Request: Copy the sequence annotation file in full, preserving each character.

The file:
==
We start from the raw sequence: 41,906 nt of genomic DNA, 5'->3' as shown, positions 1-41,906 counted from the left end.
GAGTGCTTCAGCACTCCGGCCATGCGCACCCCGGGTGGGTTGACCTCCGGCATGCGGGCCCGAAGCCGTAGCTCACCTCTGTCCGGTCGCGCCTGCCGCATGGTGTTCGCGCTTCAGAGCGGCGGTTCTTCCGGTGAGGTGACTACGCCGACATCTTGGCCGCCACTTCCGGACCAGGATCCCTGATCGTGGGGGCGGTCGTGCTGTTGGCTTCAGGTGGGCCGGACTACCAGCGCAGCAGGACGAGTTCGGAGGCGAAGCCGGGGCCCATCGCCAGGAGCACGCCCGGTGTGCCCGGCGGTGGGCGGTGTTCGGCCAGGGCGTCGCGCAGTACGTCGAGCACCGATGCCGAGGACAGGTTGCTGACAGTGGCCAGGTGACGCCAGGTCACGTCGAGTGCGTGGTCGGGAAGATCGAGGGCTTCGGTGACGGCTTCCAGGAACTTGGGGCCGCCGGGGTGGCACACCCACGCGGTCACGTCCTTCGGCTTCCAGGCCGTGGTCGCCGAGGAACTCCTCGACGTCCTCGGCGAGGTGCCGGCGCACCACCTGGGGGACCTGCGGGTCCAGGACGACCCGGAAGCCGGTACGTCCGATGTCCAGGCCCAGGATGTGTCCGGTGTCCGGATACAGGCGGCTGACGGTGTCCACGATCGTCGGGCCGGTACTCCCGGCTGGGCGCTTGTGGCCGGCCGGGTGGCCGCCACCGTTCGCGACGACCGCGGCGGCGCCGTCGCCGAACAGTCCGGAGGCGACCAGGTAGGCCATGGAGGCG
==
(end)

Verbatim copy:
We start from the raw sequence: 41,906 nt of genomic DNA, 5'->3' as shown, positions 1-41,906 counted from the left end.
GAGTGCTTCAGCACTCCGGCCATGCGCACCCCGGGTGGGTTGACCTCCGGCATGCGGGCCCGAAGCCGTAGCTCACCTCTGTCCGGTCGCGCCTGCCGCATGGTGTTCGCGCTTCAGAGCGGCGGTTCTTCCGGTGAGGTGACTACGCCGACATCTTGGCCGCCACTTCCGGACCAGGATCCCTGATCGTGGGGGCGGTCGTGCTGTTGGCTTCAGGTGGGCCGGACTACCAGCGCAGCAGGACGAGTTCGGAGGCGAAGCCGGGGCCCATCGCCAGGAGCACGCCCGGTGTGCCCGGCGGTGGGCGGTGTTCGGCCAGGGCGTCGCGCAGTACGTCGAGCACCGATGCCGAGGACAGGTTGCTGACAGTGGCCAGGTGACGCCAGGTCACGTCGAGTGCGTGGTCGGGAAGATCGAGGGCTTCGGTGACGGCTTCCAGGAACTTGGGGCCGCCGGGGTGGCACACCCACGCGGTCACGTCCTTCGGCTTCCAGGCCGTGGTCGCCGAGGAACTCCTCGACGTCCTCGGCGAGGTGCCGGCGCACCACCTGGGGGACCTGCGGGTCCAGGACGACCCGGAAGCCGGTACGTCCGATGTCCAGGCCCAGGATGTGTCCGGTGTCCGGATACAGGCGGCTGACGGTGTCCACGATCGTCGGGCCGGTACTCCCGGCTGGGCGCTTGTGGCCGGCCGGGTGGCCGCCACCGTTCGCGACGACCGCGGCGGCGCCGTCGCCGAACAGTCCGGAGGCGACCAGGTAGGCCATGGAGGCG